I think the important thing is to keep writing, to keep trying things, but also eventually to put an end to something and send it off, otherwise you may be endlessly polishing. Sometimes the cut-off date for a submission or competition can be a good deadline. (I’m assuming here that the new writer is starting with stories or poetry, rather than a novel, which is a bit different.)

Send your work to suitable magazines, anthologies, competitions. Don’t be scared of rejection - it happens to everyone, even after they start getting published (and it’s not personal, though it can hurt). Sometimes it just means your piece wasn’t right for that place or that editor on that day, or compared with the other pieces sent in. Sometimes the piece itself isn’t right and when you get a distance on it you’ll see why. Maybe you’ll be able to rework it and maybe you’ll just let it go. But keep the old drafts somewhere - you may be able to use parts of them in the future!

Sometimes a writing course or a writing group can help give you feedback, confidence, someone to talk to, or a space to write - but everyone is individual and you need to do what suits you. And most writers are great readers too.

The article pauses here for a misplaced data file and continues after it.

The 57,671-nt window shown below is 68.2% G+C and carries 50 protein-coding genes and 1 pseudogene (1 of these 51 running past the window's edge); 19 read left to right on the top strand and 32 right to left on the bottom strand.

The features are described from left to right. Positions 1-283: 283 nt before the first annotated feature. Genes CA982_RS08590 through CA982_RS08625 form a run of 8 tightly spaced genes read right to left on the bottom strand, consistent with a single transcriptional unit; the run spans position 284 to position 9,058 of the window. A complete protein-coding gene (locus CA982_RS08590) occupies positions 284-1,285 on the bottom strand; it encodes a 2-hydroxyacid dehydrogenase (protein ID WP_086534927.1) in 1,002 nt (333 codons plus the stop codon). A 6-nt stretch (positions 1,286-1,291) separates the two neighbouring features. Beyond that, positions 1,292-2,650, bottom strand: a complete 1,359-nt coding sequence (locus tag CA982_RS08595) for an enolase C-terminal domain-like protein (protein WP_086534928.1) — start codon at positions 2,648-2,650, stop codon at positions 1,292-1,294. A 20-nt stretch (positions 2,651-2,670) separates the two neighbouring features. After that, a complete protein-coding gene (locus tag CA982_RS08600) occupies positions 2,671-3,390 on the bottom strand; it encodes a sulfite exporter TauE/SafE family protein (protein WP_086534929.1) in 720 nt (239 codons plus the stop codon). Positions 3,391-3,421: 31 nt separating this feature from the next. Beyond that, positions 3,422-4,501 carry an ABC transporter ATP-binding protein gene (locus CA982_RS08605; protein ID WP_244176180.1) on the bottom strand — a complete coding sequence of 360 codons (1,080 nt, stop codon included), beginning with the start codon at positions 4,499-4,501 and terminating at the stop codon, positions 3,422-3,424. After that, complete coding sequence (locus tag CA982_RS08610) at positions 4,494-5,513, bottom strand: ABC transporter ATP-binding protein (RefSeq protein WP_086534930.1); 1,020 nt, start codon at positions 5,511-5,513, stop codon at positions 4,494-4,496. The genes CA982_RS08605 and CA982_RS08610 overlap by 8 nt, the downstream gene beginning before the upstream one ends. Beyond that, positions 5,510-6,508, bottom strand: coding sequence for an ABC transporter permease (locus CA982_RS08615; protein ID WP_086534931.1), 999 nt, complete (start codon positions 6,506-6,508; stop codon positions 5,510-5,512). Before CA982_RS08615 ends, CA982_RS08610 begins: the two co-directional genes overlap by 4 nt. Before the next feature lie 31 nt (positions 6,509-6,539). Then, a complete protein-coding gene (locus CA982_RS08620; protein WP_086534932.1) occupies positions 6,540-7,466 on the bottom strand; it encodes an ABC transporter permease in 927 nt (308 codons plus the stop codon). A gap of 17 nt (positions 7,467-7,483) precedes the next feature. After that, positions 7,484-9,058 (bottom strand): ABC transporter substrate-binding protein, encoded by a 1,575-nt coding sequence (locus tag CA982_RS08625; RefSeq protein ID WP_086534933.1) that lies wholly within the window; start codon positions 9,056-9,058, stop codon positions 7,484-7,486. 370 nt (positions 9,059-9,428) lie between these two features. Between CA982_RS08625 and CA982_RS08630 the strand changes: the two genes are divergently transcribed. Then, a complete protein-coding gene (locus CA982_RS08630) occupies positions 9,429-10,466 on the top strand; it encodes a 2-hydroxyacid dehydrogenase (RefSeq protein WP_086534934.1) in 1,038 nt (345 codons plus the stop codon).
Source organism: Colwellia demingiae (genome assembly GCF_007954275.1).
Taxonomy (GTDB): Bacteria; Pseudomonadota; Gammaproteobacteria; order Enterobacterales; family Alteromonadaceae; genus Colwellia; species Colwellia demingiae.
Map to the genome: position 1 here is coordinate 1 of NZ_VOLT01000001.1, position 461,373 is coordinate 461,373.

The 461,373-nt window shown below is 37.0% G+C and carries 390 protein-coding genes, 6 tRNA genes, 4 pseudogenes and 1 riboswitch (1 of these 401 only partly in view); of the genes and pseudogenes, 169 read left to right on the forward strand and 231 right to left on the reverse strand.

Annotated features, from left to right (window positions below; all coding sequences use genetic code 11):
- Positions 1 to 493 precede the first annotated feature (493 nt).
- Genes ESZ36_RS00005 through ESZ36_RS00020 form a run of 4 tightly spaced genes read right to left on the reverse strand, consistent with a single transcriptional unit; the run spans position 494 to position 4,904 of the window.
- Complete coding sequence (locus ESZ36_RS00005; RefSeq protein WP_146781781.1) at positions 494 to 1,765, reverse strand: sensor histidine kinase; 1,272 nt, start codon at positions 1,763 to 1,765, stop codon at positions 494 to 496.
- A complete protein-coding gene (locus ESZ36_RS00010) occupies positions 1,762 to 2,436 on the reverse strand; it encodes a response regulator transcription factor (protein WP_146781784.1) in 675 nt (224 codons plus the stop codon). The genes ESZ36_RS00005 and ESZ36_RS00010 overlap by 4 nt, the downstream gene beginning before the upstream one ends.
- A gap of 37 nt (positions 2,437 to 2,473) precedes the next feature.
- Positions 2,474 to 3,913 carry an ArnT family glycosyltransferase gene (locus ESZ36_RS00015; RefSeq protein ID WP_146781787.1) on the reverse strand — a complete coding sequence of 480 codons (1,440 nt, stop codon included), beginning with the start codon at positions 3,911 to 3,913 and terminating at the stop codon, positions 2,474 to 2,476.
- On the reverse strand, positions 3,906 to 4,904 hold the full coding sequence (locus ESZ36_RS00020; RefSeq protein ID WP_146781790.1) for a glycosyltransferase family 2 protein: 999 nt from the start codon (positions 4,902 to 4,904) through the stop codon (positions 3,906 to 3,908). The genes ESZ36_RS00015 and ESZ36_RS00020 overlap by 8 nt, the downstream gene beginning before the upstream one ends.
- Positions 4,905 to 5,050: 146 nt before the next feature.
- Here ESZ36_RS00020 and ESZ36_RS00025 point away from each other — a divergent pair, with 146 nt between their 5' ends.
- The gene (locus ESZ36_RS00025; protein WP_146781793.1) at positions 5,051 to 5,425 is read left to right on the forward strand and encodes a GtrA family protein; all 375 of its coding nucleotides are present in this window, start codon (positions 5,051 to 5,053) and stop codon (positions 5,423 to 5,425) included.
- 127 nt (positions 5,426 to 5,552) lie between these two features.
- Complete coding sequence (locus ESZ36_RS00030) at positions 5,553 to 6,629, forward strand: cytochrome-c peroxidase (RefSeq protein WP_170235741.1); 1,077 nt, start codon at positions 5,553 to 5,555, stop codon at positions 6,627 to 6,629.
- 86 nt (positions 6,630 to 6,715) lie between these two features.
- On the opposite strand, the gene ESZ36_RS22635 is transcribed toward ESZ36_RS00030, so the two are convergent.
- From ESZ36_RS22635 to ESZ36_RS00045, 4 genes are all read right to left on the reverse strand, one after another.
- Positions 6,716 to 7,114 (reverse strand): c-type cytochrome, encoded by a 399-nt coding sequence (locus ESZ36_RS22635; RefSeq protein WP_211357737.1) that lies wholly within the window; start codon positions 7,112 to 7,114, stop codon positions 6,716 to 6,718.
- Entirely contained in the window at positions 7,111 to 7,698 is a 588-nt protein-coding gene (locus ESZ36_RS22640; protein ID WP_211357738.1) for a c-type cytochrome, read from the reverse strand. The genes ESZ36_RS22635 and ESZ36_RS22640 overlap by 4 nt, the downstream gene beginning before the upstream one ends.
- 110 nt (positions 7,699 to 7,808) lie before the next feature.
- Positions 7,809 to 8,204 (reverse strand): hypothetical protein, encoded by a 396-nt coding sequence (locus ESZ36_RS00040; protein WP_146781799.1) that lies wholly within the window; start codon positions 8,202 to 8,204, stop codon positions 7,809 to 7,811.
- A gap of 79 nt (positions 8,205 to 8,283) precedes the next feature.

I think the best advice I ever had at the start was not to censor the first draft of anything - get it down on the page and you have something to work with. You can be as critical as you like later!

TBR: What are you currently working on?
AD: I’m writing a new novel, which I started last year. I’m also about to start on the screenplay of Buddha Da. A company called Wasted Talent have taken the option out on it so this is the next step in the process, which I hope will lead to a film version.

Off the cuff . . .

- Glasgow versus Edinburgh

Glasgow is home and I love its energy and warmth. But I hate the litter! And we seem to get a lot of heavy cloudy days compared to Edinburgh, even when it’s not raining. Edinburgh always seems to be brighter, and has more air. But I’m always a visitor - have never lived there and am usually just through for the day, in the nice bits, enjoying myself.

- ideal weekend

In Italy - maybe Lucca. The city walls are wide and flat, like a road but only bikes and pedestrians are allowed. You can hire a bike and go round them - it’s a great way to spend the morning. I’d maybe go round a few churches too, then spend lots of time sitting at a cafe, just watching.

In summer in Scotland it would need to be by the sea, somewhere fairly deserted, sitting on a rock, just watching the sea and the sky. Or in the winter, at home, reading a good book with a cup of tea.

- a few favorite fictional characters

Catherine in Wuthering Heights
Chris Guthrie in Sunset Song
Anne Eliot in Persuasion
Janie in The White Bird Passes (Jessie Kesson)
Ellen in The Camomile (Catherine Carswell)
Magwitch in Great Expectations
George Eliot’s characters are wonderful too - too many to say.

- some favorite films

How long have you got?